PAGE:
Saturday, January 3, 2015
From the rubble of what once was...
Friday morning, I was working on a writing assignment when I needed a break, so I turned on WBAI and heard Bob Fass grunting something about Horst Wessell. This was an early Nazi who died in 1930 and was made into a martyr, so I wondered what Bob had to say about him. Imagine my surprise when it turned out to be a somewhat strained introduction to a lengthy, agonizingly slow and slithering attack on me!
Fass has never taken criticism lightly, but I think you will agree that he went overboard on this one. It is no secret that I have had much to say about Fass' program on this blog—simply put, I think it ought to have been refreshed or discontinued many years ago, when stagnation first set in. That also holds true for many other WBAI offerings, but, unlike most programs, I regarded Radio Unnameable as part of the inventory and very much a presentation that only Bob could host. My concern was not so much for the program itself--it had already run its course and time had rendered it an cultural aberration. Now, only a handful of the guests who once made this such an exciting free-form forum were around. The great artists who used the show as a stepping stone were either dead of old age, too busy maintaining a successful career, or so disenchanted with the turn WBAI has taken that they no longer felt comfortable at 99.5. Yes, there are aged activists who may call in and reminisce, but that only underscores the obsolescence.
As anyone who has regularly read my comments here and elsewhere knows, I was disgusted by the station's shoddy treatment of Bob, who was performing gratis and whom management even refused to compensate for having to spend his own money on gasoline. No other person at WBAI was as closely identified with the station or as well remembered, but when his program became the subject of a documentary film, Berthold Reimers and his bunker crowd only wanted to know how the station could generate income from it.
In one sense, Bob himself helped to create the situation, but I believe his ego--somewhat boosted by the film—stood in the way of his doing the sensible thing: Give up the program and work on a book about his half a century at WBAI. He should have done that at least a decade ago, but the film's release would have provided a natural transition.
Now it is too late to close that chapter with any dignity, so he just goes on and on, a weak echo emerging, although barely, from the ruins of a station he helped to establish many moons ago.
I think his rambling attack on me pretty much speaks for itself, but I would like to clear up a few of the untruths, whether they be deliberate twists or lapses in memory. I will skip the uncalled-for, outrageous analogies he makes of me with a notorious Nazi or a berserk bloodlusty monster, but some of his clearesr lies or age-induced fantasies are listed below this unexpurgated sound clip.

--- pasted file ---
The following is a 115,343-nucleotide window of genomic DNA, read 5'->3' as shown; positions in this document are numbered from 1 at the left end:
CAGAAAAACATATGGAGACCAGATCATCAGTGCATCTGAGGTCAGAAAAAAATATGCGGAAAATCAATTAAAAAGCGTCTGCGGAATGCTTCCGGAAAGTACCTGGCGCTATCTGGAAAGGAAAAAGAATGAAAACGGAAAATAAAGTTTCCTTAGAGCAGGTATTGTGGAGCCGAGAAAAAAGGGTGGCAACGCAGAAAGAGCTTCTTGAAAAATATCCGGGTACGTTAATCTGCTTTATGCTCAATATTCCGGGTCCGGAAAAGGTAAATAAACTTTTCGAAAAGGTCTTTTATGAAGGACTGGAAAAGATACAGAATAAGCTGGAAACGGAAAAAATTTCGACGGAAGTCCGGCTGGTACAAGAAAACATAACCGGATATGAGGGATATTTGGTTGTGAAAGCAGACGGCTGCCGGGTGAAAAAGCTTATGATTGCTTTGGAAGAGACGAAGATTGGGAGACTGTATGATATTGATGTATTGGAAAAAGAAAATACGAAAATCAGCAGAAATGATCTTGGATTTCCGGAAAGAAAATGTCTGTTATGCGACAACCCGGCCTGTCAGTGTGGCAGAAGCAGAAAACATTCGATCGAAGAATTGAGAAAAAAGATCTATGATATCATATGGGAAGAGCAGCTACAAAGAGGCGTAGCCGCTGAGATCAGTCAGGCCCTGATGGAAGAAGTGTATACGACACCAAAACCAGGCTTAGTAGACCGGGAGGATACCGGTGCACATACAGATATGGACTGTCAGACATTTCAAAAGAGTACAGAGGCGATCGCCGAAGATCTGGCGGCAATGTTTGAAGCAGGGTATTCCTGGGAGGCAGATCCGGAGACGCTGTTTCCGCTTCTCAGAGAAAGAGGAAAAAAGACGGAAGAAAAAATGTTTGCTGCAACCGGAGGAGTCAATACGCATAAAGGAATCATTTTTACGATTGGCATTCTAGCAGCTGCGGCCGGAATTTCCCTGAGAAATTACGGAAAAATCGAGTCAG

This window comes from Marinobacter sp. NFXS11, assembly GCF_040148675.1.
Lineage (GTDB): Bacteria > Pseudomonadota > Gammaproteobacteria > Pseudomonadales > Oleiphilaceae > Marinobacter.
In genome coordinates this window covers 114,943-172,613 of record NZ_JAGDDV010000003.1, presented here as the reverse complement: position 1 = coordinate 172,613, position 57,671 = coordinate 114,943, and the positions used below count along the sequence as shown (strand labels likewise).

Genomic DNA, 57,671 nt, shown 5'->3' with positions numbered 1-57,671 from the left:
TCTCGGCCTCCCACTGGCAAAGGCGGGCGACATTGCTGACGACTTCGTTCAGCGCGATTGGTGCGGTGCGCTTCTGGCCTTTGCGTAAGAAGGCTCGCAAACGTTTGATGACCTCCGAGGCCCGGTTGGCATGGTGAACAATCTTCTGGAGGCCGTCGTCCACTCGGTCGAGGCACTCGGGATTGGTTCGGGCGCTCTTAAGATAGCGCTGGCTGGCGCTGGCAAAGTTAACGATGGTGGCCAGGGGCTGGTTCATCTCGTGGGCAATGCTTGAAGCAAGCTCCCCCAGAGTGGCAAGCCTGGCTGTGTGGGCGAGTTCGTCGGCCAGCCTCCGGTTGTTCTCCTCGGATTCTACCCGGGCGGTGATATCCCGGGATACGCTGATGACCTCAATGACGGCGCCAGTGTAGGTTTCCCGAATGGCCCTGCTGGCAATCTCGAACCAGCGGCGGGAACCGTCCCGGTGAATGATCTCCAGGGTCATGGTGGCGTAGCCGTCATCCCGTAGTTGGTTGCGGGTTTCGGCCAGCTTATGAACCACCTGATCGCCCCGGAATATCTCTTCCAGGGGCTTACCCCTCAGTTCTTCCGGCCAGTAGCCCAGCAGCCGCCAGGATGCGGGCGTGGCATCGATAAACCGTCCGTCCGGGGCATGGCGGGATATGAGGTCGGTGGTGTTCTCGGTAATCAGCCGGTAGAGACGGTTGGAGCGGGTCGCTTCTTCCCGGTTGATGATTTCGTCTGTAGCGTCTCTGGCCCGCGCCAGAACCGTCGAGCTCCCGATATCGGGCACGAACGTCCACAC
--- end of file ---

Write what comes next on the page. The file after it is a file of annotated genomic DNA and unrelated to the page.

1. I was not fired from WBAI. I quit and Pacifica President Hallock Hoffman offered me a network-wide job that he and the PNB created. I considered it, but turned it down and went with the BBC instead. Here's Hallock's letter.
2. Bob never did my show, nor did I ever do his, and the only time I was drunk was on October 18. 1949, my 18th birthday.
3. Bob had, as he says, been fired by my predecessor when I became manager, otherwise I would not have been able to hire him back.
4. I have never supported fracking, on the contrary. However, I did criticize Bob for letting this very boring guy, Fred, hog so much of his air time every week. I thought Bob should have worked to get some real discussion of fracking on the air at a time when there might have been more than a handful of people listening.
5. I have never practiced censorship on this or any other blog, unless not approving spam can be considered as such. Unlike the Blueboard, this blog has been spared meaningless trollery, so when Bob asserts that I "very strictly limit what can be said" on this blog, he is being rather dishonest.
6. Finally, let me add that one of my criticisms of Steve Post was his use of WBAI's air to level personal, slanderous attacks on people like Tana DeGamez, Barbara Dane and Bob Bisom, people who had created extraordinary radio for WBAI. I am not saying that any of my programs were as good as Tana's commentaries, Barbara's interviews from Cuba, or Bisom's coverage of the Columbia students' uprising, but I did not abuse my WBAI broadcast privilege to air dirt. This is what Bob Fass did Friday morning.